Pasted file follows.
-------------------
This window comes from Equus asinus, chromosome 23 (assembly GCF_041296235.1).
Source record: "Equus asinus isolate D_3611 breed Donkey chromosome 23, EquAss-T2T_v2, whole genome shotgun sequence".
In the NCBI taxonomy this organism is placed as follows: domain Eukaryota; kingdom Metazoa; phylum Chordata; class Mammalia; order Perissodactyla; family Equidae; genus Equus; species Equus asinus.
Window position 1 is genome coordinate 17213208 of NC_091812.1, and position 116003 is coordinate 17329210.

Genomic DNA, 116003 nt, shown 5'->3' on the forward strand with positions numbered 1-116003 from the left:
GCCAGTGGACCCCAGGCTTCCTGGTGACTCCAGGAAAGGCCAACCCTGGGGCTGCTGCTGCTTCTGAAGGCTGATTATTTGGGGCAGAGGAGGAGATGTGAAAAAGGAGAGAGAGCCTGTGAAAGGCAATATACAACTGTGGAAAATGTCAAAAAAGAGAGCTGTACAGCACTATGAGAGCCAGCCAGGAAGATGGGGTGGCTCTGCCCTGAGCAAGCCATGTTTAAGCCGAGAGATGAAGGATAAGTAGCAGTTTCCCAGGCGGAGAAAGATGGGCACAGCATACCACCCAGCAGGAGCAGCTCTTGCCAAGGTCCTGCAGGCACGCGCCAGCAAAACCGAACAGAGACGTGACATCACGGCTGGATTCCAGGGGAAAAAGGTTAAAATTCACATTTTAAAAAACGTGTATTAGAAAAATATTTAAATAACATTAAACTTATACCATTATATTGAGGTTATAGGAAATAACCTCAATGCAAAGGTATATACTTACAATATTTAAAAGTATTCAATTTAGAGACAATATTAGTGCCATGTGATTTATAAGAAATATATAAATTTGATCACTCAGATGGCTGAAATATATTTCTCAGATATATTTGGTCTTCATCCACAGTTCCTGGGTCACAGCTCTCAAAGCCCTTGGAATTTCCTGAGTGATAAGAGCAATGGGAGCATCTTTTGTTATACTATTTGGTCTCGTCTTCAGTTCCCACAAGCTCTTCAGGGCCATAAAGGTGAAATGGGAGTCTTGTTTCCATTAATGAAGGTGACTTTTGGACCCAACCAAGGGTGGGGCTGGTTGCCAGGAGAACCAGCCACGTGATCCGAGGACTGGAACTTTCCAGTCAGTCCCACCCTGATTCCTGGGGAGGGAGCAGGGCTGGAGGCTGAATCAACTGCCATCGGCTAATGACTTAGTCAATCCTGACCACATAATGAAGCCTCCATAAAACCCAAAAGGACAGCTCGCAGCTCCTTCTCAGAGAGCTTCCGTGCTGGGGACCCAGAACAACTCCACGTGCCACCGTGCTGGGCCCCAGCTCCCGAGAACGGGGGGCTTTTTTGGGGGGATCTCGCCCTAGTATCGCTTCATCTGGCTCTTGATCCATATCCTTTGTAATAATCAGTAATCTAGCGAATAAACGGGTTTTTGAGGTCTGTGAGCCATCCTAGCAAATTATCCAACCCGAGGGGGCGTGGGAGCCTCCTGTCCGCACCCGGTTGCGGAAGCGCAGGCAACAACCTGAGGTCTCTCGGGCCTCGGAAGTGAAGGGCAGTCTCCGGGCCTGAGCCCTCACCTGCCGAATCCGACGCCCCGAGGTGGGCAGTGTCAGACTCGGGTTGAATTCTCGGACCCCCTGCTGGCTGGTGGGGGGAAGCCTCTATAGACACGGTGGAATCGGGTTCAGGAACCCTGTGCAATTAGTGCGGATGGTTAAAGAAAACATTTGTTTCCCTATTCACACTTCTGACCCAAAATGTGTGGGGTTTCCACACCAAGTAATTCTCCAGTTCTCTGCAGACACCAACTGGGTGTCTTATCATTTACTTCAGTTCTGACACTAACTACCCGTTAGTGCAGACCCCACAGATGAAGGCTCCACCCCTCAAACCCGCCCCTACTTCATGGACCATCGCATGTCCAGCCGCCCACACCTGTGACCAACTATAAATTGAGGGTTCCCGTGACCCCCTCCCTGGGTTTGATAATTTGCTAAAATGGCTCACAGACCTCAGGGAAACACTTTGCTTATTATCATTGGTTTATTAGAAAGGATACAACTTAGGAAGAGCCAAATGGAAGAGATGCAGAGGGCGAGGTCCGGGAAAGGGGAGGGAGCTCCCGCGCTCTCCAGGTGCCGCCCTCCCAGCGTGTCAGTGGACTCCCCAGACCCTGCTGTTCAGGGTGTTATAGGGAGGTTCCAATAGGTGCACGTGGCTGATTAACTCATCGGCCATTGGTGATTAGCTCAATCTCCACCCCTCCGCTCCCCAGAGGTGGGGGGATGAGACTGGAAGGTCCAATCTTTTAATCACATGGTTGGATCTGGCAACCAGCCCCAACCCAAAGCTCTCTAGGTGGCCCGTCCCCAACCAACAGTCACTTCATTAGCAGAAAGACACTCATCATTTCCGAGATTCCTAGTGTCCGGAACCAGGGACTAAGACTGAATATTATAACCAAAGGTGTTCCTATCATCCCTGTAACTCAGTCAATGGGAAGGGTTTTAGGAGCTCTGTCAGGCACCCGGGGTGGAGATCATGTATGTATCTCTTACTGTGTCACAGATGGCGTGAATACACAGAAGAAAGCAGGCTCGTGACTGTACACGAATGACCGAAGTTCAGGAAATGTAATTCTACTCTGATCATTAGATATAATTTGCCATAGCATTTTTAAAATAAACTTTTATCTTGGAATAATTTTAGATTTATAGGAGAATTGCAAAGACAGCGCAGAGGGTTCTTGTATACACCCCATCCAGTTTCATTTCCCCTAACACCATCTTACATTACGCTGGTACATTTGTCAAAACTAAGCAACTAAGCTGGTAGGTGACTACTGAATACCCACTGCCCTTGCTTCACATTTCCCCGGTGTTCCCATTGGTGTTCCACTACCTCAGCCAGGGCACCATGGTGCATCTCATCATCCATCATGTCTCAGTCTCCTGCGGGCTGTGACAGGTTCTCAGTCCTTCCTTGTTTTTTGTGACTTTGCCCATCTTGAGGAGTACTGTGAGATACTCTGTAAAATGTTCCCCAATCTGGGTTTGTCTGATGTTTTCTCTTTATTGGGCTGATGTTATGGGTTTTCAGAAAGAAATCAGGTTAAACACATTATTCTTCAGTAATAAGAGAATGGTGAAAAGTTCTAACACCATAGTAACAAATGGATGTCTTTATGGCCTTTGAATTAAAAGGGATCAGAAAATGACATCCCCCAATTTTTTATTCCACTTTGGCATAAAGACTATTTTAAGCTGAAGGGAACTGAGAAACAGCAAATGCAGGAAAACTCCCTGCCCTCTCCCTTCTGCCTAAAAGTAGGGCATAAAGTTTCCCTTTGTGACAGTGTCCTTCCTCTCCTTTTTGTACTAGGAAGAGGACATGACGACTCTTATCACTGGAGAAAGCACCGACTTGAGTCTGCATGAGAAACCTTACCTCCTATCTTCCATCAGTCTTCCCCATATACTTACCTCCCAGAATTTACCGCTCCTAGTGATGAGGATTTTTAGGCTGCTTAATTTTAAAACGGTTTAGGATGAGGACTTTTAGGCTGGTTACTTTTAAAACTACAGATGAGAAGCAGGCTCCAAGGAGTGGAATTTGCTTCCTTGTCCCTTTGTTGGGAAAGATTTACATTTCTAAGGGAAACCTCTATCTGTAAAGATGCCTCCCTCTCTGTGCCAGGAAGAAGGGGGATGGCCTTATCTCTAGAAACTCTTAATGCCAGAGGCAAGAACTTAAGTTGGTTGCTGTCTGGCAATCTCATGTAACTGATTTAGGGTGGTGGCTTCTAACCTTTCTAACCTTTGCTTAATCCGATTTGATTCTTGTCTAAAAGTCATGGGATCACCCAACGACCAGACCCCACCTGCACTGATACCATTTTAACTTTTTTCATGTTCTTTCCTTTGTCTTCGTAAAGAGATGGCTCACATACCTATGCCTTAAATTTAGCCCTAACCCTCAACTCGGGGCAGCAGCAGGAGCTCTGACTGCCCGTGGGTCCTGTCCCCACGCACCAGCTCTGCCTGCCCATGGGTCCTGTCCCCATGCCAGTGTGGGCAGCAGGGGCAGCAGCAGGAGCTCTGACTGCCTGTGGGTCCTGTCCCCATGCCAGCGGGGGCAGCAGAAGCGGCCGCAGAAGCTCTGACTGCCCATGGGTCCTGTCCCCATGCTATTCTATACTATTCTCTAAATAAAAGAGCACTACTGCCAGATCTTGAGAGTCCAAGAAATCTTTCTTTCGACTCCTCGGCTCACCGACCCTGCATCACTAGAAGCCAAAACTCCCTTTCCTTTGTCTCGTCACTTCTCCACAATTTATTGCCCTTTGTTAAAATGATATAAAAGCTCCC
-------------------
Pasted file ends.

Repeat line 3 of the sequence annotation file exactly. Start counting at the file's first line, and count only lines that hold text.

In the NCBI taxonomy this organism is placed as follows: domain Eukaryota; kingdom Metazoa; phylum Chordata; class Mammalia; order Perissodactyla; family Equidae; genus Equus; species Equus asinus.